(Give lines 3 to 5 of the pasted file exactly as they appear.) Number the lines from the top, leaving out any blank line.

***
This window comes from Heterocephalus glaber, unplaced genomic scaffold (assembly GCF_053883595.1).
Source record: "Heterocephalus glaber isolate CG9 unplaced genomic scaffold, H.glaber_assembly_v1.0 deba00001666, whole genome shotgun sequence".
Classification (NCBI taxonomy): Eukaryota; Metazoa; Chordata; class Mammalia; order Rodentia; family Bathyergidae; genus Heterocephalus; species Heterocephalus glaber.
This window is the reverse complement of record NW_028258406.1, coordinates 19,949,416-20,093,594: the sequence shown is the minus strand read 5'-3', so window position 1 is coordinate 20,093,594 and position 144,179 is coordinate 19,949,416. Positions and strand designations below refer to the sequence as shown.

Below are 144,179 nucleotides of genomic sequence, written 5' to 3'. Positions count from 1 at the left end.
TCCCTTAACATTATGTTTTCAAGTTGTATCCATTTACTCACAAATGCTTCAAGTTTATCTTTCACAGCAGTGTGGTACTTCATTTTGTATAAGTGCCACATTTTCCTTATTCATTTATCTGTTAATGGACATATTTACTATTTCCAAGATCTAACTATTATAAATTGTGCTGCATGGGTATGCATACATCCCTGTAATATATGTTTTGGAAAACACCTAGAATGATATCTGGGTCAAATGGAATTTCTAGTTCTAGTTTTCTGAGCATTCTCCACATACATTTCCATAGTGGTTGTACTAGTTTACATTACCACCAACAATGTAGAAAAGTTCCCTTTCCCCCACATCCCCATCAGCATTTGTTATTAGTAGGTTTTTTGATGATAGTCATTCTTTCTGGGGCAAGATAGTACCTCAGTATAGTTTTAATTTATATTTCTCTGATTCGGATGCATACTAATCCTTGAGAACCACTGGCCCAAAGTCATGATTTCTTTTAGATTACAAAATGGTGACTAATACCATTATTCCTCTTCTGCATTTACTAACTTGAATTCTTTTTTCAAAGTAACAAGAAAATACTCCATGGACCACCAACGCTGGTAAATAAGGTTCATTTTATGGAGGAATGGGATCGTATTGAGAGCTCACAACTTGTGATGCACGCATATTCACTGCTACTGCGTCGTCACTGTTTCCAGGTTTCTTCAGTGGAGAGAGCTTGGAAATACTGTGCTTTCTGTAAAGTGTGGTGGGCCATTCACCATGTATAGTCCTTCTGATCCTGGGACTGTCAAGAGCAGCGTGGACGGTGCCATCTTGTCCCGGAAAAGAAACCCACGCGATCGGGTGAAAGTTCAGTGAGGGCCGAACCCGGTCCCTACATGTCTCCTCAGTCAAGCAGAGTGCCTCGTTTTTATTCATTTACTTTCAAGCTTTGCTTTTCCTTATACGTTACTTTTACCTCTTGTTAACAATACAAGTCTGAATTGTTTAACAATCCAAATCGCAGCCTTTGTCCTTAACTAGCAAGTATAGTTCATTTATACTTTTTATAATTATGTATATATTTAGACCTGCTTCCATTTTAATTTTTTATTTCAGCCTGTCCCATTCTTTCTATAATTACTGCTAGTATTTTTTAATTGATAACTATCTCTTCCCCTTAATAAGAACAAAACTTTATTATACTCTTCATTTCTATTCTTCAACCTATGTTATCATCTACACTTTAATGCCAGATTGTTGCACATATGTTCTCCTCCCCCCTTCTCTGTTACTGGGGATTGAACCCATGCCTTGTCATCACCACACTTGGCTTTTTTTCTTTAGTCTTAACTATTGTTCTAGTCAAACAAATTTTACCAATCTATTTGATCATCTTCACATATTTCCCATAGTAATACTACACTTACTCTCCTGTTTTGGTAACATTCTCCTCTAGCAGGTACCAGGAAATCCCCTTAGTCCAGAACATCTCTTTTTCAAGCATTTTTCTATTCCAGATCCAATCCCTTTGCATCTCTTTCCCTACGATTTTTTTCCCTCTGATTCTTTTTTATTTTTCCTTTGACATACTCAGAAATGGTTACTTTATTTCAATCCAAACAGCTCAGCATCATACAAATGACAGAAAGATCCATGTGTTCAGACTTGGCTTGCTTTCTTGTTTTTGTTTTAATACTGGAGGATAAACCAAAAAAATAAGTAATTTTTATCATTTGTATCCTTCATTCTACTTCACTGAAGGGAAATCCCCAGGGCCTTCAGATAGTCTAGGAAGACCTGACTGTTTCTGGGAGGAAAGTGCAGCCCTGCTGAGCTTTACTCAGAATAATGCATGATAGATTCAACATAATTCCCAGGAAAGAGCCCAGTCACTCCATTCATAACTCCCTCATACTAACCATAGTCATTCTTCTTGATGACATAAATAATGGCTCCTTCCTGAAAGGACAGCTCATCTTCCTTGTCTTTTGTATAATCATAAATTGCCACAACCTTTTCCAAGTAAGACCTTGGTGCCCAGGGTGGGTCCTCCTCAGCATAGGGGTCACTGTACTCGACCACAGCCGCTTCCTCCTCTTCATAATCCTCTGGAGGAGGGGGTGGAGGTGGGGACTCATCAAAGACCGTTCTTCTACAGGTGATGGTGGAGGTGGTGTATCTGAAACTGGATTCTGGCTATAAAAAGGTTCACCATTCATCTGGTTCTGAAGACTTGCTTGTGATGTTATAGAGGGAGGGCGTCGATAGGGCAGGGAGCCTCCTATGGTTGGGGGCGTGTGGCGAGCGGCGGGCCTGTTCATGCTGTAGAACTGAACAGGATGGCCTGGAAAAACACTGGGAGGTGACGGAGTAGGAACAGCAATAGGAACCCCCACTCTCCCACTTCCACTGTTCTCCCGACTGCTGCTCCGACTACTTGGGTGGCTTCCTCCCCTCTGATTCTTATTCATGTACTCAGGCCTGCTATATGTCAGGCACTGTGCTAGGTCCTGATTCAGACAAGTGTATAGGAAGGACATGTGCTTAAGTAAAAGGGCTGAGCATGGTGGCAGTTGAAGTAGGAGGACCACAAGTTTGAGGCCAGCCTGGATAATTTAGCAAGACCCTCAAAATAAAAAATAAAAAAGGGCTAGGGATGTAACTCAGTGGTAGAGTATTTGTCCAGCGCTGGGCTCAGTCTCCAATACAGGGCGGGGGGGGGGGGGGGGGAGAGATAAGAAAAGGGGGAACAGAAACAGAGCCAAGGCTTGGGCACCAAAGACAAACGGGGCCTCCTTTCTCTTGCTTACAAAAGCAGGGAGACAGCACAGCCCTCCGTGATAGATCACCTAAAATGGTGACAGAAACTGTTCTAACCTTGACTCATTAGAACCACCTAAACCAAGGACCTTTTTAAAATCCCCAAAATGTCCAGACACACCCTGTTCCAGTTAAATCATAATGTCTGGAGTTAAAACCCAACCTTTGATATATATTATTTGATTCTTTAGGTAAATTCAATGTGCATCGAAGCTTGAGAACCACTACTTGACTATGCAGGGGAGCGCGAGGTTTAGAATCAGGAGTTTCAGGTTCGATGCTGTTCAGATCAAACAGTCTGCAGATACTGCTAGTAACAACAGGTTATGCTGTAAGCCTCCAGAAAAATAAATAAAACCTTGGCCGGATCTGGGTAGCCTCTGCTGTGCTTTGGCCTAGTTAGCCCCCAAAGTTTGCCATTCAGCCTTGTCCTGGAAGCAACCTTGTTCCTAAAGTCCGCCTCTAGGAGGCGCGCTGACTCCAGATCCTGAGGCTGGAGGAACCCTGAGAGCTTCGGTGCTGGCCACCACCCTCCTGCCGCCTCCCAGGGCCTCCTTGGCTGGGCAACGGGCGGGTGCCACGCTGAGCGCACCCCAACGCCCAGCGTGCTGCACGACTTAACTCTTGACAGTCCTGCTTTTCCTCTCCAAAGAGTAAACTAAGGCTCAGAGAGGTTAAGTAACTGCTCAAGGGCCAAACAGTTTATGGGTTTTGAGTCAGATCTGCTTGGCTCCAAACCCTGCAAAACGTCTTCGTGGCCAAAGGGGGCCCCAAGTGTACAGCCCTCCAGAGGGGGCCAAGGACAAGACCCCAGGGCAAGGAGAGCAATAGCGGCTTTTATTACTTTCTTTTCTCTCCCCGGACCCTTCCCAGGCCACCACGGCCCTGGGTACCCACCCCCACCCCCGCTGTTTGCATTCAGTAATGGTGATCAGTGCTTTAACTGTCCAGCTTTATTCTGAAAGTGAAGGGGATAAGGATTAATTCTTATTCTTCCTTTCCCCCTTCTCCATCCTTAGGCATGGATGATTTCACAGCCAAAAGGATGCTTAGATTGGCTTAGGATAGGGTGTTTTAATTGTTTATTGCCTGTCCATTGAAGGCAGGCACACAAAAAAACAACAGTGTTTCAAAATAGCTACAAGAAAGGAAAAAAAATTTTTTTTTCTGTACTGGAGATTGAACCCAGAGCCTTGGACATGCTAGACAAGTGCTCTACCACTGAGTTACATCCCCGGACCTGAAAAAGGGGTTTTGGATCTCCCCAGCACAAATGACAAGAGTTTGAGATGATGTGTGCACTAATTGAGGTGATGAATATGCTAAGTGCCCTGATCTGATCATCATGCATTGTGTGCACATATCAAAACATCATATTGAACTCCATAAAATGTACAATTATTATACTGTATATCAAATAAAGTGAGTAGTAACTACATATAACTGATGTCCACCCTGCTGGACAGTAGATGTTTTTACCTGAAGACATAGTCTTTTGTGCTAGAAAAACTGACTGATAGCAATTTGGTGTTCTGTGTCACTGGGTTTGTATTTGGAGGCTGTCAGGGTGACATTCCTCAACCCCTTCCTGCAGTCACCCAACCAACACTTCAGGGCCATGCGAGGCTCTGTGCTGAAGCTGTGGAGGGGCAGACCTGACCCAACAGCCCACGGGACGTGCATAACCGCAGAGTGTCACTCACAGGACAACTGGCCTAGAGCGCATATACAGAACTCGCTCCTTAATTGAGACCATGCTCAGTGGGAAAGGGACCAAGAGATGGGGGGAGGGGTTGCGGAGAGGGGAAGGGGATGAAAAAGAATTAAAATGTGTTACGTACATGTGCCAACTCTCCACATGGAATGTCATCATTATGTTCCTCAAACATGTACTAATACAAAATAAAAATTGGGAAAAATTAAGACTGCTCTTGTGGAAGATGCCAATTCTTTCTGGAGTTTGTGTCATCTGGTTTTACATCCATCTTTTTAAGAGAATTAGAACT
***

Classification (NCBI taxonomy): Eukaryota; Metazoa; Chordata; class Mammalia; order Rodentia; family Bathyergidae; genus Heterocephalus; species Heterocephalus glaber.
This window is the reverse complement of record NW_028258406.1, coordinates 19,949,416-20,093,594: the sequence shown is the minus strand read 5'-3', so window position 1 is coordinate 20,093,594 and position 144,179 is coordinate 19,949,416. Positions and strand designations below refer to the sequence as shown.

Below are 144,179 nucleotides of genomic sequence, written 5' to 3'. Positions count from 1 at the left end.